Artikel

Sweden – An increase of employer social charges may affect companies with employees posted to the USA, Canada, Quebec or India

Deloitte Tax Alert

Published: 2014-10-03

On 10 September 2014, the Swedish Tax Agency published guidelines stating that employers posting employees in certain countries must pay the general salary fee even if the employee remains only partly in the Swedish social security system. This will lead to an increase of employer charges for employers with employees posted to the USA, Canada, Quebec or India, i.e., countries with which Sweden has entered a social agreement covering pension rights.

The Swedish Tax Agency’s standpoint

The general salary fee is included in the employer social security charges for employees posted abroad who entirely remain subject to the Swedish social security system. The general salary fee has up to now not been charged for employees posted abroad who only partly remain subject to the Swedish social security system.

The Social security agreements that Sweden has entered with the USA, Canada, Quebec and India only determine the applicable laws on coverage regarding age-, survivors’ and disability pension (pension rights). Until now, employer charges for employees posted to these countries, holding a Certificate of Coverage from Sweden, have been 13.48 percent (13.78 for employees posted to Quebec) in social charges and no general salary fee has been levied.

The Swedish Tax Agency’s standpoint is now that the general salary fee should be included in employer charges even when the employee only partly remains in the Swedish social security system. The general salary fee amounts to 9.88 percent for 2014. As a result of the revised position, employer charges for employees posted abroad while remaining in the Swedish social security system with regards to only pension rights, would amount to 23.36 percent for 2014 (23.66 percent for employees posted to Quebec).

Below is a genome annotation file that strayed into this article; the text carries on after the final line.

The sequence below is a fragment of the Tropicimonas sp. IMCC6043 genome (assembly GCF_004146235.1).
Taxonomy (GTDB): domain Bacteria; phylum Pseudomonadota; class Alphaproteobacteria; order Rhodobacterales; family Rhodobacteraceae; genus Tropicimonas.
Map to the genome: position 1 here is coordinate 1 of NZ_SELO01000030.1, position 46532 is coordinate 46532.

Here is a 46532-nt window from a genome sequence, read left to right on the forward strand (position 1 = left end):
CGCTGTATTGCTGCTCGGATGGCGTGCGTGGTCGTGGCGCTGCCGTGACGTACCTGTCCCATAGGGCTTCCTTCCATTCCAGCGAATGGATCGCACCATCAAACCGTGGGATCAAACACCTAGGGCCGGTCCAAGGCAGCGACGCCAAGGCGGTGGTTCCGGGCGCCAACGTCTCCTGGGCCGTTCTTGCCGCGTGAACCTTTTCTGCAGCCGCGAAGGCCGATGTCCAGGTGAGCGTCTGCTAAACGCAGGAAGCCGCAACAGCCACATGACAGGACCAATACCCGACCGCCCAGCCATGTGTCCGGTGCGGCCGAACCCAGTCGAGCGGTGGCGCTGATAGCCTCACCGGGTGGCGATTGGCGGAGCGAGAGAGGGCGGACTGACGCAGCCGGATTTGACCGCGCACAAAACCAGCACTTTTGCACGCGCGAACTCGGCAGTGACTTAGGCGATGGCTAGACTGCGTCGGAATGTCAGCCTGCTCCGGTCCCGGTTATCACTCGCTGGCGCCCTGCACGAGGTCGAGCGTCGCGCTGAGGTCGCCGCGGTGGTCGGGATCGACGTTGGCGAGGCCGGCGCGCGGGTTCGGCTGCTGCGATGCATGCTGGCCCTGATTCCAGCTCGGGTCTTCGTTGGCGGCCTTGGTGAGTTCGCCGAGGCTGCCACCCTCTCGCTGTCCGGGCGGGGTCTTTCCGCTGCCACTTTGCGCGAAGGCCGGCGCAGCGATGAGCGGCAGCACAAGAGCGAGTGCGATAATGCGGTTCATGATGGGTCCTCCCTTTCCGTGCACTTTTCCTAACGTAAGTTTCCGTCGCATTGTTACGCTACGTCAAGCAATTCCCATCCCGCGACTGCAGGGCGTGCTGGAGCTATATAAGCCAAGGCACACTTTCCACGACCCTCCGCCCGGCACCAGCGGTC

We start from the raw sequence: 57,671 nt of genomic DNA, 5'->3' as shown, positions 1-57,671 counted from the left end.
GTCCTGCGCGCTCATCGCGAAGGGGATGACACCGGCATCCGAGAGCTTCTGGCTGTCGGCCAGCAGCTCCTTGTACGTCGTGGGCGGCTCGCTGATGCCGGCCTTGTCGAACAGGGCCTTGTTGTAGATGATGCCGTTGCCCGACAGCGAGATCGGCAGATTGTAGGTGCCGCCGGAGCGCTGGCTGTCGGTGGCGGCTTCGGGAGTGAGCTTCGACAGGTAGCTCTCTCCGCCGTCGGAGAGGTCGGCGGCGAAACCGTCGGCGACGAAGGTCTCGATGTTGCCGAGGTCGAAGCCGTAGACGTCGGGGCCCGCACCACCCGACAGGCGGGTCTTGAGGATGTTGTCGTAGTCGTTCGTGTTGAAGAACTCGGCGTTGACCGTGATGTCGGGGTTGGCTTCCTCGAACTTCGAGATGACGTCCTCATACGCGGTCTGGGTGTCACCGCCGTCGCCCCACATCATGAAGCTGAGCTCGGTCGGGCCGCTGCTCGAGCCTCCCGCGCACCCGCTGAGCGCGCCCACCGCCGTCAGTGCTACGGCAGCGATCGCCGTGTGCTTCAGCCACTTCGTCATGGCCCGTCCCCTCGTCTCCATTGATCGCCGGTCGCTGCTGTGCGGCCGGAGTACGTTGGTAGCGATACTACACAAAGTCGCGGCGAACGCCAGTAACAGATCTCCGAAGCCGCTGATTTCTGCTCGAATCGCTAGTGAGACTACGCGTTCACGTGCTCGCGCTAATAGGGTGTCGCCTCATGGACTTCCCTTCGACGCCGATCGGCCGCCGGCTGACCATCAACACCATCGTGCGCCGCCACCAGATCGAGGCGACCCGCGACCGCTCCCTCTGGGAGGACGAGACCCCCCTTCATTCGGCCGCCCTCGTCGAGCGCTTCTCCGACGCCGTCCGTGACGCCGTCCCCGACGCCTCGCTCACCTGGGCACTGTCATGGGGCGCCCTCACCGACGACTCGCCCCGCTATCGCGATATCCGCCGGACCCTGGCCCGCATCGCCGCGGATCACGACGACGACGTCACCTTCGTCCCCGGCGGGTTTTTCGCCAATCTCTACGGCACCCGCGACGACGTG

For Swedish employers with employees posted in the USA, Canada or Quebec the increased employer charges are due from the 1 January 2015. For employers with employees posted to India the increased employer charges are due from the 1 of August 2014 (the date the social security agreement between India and Sweden entered into force).

Deloitte’s view

The reasoning and timing behind the Swedish Tax Agency’s released guideline is unclear. No changes have been made to Swedish internal law governing employer charges and no new case law has been issued in this regard to support the Swedish Tax Agency’s standpoint. However questions were raised in connection to the implementation of the Social security agreement between Sweden and India which forced the Swedish tax agency to clarify its view and interpretation of the legislation around the general salary fee.

Due to the above the legal value of the standpoint, which can ultimately have to be decided in court, can be questioned. However, as it is the official view of the Swedish Tax Agency the recommendation would be to comply with the position until otherwise decided via case law and/or changes in legislation.

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